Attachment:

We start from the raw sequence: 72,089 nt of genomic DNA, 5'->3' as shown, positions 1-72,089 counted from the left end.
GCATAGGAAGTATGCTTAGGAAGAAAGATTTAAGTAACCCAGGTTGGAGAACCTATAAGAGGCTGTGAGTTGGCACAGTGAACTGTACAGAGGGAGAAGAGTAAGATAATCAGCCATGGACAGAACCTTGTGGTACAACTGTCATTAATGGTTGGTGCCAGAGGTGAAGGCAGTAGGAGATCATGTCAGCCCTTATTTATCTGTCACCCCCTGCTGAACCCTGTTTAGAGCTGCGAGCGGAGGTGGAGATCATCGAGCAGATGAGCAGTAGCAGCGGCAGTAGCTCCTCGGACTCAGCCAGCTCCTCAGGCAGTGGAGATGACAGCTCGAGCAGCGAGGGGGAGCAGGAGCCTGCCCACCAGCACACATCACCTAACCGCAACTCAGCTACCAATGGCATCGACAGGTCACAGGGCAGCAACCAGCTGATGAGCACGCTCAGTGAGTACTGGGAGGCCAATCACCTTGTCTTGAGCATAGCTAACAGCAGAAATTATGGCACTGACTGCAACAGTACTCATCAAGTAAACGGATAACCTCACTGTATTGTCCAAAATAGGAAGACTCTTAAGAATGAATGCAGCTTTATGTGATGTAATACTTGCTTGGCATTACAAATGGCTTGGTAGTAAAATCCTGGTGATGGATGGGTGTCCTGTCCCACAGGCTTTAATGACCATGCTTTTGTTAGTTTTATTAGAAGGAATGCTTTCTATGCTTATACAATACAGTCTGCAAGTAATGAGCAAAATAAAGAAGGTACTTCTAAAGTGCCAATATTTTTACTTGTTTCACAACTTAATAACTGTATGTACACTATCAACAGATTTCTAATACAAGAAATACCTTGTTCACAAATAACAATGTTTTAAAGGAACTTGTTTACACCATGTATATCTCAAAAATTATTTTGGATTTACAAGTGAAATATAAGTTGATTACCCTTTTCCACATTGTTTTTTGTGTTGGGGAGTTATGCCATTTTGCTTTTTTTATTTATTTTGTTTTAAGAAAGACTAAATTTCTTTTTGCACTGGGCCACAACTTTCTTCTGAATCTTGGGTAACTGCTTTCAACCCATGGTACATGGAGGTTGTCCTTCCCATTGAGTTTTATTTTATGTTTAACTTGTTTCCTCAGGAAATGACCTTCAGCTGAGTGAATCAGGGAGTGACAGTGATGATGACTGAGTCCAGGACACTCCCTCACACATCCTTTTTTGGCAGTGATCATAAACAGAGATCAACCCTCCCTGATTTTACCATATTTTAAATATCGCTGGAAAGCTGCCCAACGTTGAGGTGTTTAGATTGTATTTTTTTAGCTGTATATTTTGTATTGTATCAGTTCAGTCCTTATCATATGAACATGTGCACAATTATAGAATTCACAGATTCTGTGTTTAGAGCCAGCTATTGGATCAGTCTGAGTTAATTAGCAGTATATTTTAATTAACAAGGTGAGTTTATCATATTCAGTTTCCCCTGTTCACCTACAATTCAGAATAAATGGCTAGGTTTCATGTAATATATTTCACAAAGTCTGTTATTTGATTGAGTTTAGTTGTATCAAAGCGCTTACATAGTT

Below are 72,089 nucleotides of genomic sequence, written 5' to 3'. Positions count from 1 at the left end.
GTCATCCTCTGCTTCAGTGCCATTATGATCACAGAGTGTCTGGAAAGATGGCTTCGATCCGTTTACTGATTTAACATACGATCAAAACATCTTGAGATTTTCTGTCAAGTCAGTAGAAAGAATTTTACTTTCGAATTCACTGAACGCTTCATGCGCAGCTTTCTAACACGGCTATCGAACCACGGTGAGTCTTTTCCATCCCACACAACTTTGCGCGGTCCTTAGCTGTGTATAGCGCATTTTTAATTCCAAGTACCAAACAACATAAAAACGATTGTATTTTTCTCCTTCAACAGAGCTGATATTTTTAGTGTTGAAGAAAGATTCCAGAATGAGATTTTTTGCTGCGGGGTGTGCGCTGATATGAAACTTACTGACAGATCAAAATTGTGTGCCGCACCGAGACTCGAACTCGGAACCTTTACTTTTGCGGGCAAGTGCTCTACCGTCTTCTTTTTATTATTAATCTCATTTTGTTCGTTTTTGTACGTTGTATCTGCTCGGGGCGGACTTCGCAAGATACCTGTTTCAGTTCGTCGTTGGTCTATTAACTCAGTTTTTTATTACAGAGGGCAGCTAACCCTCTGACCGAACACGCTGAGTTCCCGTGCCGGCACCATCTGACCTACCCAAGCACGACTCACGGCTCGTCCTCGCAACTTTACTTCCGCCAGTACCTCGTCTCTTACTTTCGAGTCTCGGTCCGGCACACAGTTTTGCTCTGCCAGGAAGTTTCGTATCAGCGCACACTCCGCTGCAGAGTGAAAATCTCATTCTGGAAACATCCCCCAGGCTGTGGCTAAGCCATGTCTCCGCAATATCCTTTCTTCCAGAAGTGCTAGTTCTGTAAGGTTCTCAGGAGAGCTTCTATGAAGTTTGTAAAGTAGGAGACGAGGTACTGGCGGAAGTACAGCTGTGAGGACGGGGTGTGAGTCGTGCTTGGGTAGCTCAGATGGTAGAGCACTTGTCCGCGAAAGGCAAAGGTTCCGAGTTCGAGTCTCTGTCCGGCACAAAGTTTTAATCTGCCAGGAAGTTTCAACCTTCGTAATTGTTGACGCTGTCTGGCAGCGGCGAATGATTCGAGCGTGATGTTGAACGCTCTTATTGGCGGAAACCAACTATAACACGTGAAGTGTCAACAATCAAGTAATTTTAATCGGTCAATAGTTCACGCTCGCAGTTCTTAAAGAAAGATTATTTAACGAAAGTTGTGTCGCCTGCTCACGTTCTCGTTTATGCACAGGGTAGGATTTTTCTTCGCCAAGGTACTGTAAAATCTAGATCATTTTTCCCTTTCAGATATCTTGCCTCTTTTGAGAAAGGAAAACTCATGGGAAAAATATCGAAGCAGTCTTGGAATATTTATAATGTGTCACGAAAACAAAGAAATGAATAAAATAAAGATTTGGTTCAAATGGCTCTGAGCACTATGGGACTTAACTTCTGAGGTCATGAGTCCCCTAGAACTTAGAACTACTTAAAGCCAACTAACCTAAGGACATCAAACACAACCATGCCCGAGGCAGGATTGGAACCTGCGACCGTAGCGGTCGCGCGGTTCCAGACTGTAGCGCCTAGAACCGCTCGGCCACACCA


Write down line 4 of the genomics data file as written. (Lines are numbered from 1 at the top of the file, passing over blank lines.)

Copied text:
GTCATCCTCTGCTTCAGTGCCATTATGATCACAGAGTGTCTGGAAAGATGGCTTCGATCCGTTTACTGATTTAACATACGATCAAAACATCTTGAGATTTTCTGTCAAGTCAGTAGAAAGAATTTTACTTTCGAATTCACTGAACGCTTCATGCGCAGCTTTCTAACACGGCTATCGAACCACGGTGAGTCTTTTCCATCCCACACAACTTTGCGCGGTCCTTAGCTGTGTATAGCGCATTTTTAATTCCAAGTACCAAACAACATAAAAACGATTGTATTTTTCTCCTTCAACAGAGCTGATATTTTTAGTGTTGAAGAAAGATTCCAGAATGAGATTTTTTGCTGCGGGGTGTGCGCTGATATGAAACTTACTGACAGATCAAAATTGTGTGCCGCACCGAGACTCGAACTCGGAACCTTTACTTTTGCGGGCAAGTGCTCTACCGTCTTCTTTTTATTATTAATCTCATTTTGTTCGTTTTTGTACGTTGTATCTGCTCGGGGCGGACTTCGCAAGATACCTGTTTCAGTTCGTCGTTGGTCTATTAACTCAGTTTTTTATTACAGAGGGCAGCTAACCCTCTGACCGAACACGCTGAGTTCCCGTGCCGGCACCATCTGACCTACCCAAGCACGACTCACGGCTCGTCCTCGCAACTTTACTTCCGCCAGTACCTCGTCTCTTACTTTCGAGTCTCGGTCCGGCACACAGTTTTGCTCTGCCAGGAAGTTTCGTATCAGCGCACACTCCGCTGCAGAGTGAAAATCTCATTCTGGAAACATCCCCCAGGCTGTGGCTAAGCCATGTCTCCGCAATATCCTTTCTTCCAGAAGTGCTAGTTCTGTAAGGTTCTCAGGAGAGCTTCTATGAAGTTTGTAAAGTAGGAGACGAGGTACTGGCGGAAGTACAGCTGTGAGGACGGGGTGTGAGTCGTGCTTGGGTAGCTCAGATGGTAGAGCACTTGTCCGCGAAAGGCAAAGGTTCCGAGTTCGAGTCTCTGTCCGGCACAAAGTTTTAATCTGCCAGGAAGTTTCAACCTTCGTAATTGTTGACGCTGTCTGGCAGCGGCGAATGATTCGAGCGTGATGTTGAACGCTCTTATTGGCGGAAACCAACTATAACACGTGAAGTGTCAACAATCAAGTAATTTTAATCGGTCAATAGTTCACGCTCGCAGTTCTTAAAGAAAGATTATTTAACGAAAGTTGTGTCGCCTGCTCACGTTCTCGTTTATGCACAGGGTAGGATTTTTCTTCGCCAAGGTACTGTAAAATCTAGATCATTTTTCCCTTTCAGATATCTTGCCTCTTTTGAGAAAGGAAAACTCATGGGAAAAATATCGAAGCAGTCTTGGAATATTTATAATGTGTCACGAAAACAAAGAAATGAATAAAATAAAGATTTGGTTCAAATGGCTCTGAGCACTATGGGACTTAACTTCTGAGGTCATGAGTCCCCTAGAACTTAGAACTACTTAAAGCCAACTAACCTAAGGACATCAAACACAACCATGCCCGAGGCAGGATTGGAACCTGCGACCGTAGCGGTCGCGCGGTTCCAGACTGTAGCGCCTAGAACCGCTCGGCCACACCA